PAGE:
Last week, during Game 3 of the NBA Playoffs, LA Clippers’ forward Blake Griffin landed badly on his foot, and was taken to the locker room for an injury evaluation. Shortly thereafter, it was announced that he’d suffered a plantar plate injury to his right big toe and he’d miss the rest of the playoffs. On Tuesday, the star saw a foot and ankle specialist, but the team has not yet decided whether Griffin will undergo surgery. If he does, his 4-6 month recovery period could also see him missing the start of training for the 2017-18 season.
A plantar plate injury occurs when the toe’s strong supporting ligament, located in the ball of the foot, is damaged. The injury can be acute—sustained suddenly, especially during athletic activity—or chronic, where damage slowly accumulates over time.
While many plantar plate injuries do require surgical repair, less invasive treatments can be effective in some instances. In those cases, treatment options include the use of supportive foot wear and/or custom orthotic devices, anti-inflammatory medications, physical therapy, toe splinting and, in certain case, the use of cortisone injections.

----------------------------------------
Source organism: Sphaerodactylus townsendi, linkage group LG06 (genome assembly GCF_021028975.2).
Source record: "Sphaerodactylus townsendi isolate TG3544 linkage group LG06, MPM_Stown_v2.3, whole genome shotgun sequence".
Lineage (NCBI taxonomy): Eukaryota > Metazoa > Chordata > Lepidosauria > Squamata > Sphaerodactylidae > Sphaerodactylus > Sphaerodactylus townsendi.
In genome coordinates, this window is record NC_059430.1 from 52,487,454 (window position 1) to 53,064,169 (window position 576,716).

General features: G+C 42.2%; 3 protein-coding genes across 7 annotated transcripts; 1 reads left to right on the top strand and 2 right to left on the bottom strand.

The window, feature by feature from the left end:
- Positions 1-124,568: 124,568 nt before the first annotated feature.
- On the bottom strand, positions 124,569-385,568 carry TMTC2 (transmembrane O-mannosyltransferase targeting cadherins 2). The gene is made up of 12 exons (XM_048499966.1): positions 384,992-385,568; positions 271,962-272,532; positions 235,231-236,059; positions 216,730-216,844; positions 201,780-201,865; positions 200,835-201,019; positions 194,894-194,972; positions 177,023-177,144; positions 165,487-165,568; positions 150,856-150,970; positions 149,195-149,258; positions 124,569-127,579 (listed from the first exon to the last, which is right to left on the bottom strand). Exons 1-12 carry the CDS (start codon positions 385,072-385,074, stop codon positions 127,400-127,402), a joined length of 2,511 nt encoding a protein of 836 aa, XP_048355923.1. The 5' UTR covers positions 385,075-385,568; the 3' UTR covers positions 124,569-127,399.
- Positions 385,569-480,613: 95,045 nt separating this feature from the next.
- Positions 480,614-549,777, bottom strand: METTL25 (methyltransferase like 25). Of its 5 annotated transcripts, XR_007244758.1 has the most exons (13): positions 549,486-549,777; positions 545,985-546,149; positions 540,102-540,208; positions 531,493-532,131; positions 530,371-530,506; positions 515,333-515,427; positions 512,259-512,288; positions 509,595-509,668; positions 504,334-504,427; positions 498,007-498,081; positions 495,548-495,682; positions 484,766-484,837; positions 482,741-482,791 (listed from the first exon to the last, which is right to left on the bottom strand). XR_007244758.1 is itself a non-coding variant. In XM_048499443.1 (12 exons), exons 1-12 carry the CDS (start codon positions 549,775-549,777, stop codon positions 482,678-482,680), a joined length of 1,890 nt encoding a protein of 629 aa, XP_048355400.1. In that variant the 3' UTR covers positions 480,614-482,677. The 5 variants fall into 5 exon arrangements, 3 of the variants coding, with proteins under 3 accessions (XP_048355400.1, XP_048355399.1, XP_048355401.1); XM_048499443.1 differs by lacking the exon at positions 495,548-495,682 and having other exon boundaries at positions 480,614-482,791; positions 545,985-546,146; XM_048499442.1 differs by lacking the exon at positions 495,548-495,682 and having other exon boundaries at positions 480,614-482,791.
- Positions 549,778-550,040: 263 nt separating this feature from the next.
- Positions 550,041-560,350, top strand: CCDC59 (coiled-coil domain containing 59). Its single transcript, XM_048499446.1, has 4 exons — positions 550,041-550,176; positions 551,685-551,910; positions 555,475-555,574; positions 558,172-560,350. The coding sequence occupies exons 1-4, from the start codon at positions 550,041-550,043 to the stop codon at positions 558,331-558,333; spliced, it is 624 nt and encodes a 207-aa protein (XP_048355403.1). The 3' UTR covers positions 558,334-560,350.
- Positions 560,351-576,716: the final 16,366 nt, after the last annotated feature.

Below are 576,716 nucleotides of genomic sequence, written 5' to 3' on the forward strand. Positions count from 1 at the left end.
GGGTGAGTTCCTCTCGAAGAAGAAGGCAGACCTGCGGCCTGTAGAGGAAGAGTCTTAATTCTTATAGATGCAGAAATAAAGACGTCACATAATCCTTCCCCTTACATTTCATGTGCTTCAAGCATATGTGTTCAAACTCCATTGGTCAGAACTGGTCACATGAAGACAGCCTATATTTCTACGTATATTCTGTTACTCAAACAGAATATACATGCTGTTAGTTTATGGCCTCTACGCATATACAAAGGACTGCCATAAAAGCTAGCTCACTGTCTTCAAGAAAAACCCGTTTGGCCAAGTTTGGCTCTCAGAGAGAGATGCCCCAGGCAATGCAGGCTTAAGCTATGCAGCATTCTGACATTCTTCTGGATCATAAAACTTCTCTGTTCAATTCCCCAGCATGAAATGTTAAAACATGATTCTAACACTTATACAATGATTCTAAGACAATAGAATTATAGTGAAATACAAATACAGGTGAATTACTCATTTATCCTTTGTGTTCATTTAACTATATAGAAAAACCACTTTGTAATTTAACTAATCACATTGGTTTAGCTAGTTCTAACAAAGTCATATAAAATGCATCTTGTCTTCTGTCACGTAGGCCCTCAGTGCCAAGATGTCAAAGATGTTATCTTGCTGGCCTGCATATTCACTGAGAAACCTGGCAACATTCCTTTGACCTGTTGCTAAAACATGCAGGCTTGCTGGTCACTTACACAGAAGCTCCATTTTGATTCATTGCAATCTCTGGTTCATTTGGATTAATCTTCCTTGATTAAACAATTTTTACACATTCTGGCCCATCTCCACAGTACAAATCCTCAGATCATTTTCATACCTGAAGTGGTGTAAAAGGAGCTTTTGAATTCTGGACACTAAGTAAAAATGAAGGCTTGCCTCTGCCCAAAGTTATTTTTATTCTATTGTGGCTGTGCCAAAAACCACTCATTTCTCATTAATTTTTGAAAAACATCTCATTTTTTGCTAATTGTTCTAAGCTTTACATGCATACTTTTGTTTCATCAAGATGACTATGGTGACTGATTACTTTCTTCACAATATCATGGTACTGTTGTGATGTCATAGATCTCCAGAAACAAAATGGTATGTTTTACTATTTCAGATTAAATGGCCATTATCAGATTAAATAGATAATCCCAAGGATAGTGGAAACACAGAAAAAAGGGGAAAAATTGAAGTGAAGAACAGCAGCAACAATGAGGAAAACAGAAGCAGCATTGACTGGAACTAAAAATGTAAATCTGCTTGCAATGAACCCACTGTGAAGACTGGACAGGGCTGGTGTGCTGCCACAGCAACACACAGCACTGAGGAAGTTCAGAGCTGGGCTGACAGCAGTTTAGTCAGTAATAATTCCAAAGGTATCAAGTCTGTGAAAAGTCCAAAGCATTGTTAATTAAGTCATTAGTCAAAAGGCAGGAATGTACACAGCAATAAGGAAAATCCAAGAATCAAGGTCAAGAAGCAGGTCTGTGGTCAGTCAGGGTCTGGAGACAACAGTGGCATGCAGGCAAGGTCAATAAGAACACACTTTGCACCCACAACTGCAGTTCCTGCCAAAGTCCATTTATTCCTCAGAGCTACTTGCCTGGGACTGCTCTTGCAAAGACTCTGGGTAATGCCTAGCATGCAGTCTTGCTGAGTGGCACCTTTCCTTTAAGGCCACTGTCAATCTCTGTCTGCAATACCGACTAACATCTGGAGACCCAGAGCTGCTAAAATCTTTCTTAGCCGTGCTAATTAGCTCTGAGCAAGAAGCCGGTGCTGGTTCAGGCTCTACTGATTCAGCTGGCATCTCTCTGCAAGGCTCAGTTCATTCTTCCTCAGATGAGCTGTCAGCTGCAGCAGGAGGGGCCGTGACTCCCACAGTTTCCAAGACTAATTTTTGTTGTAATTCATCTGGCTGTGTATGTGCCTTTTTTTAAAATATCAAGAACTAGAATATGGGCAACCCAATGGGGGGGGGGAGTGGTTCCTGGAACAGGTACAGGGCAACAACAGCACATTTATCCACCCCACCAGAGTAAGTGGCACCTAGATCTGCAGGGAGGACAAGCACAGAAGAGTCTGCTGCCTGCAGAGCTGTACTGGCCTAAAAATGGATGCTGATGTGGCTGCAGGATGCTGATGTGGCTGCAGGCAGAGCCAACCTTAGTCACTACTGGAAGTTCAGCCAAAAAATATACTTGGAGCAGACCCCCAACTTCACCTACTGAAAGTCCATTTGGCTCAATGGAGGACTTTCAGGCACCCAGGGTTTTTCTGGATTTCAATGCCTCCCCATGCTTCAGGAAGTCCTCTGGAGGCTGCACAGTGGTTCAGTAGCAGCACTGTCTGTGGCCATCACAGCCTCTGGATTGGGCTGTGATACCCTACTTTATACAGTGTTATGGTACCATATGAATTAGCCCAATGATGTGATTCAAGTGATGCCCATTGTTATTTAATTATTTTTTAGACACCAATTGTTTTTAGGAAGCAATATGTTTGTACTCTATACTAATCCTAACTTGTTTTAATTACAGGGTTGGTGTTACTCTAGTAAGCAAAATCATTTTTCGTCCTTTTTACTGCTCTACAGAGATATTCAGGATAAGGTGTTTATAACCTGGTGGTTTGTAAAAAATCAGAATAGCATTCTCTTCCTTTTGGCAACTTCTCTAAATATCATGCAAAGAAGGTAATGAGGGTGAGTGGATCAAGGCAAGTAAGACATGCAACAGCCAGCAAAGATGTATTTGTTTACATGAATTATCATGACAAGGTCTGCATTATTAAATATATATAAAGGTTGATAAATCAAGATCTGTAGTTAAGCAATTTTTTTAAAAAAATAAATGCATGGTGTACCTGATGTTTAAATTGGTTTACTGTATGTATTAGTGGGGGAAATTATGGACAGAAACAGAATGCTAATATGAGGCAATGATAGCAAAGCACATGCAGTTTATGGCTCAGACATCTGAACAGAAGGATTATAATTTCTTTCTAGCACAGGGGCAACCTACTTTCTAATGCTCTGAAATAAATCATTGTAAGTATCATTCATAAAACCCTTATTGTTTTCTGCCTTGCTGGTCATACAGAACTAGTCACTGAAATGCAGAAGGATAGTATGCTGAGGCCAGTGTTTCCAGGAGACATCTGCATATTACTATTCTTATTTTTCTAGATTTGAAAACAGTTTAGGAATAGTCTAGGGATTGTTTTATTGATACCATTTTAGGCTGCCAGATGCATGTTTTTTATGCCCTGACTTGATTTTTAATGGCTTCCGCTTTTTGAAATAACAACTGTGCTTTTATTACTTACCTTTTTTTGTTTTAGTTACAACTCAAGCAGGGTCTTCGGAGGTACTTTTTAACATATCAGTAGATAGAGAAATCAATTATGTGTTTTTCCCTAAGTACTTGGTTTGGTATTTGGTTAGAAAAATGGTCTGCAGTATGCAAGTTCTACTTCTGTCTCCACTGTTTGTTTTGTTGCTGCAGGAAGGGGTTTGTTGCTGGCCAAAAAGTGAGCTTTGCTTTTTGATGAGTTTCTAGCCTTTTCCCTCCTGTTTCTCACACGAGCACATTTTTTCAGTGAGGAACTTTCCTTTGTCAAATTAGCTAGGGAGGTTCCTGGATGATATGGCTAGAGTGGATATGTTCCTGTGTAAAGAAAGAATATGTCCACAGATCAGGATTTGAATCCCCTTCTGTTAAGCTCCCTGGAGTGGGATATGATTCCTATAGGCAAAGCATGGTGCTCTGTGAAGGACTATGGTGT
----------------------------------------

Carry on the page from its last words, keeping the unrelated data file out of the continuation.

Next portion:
While Griffin’s treatment course remains to be determined, one thing seems very clear: the Clippers will have to step up their game or face an early playoffs elimination. As coach Doc Rivers said, ““Everyone has to do more when you lose a guy like a Blake…we need two or three other guys to make up the Blake difference. I would love one guy to have the numbers of a Blake in one game. That would be sweet. I don’t know who that’s going to be.”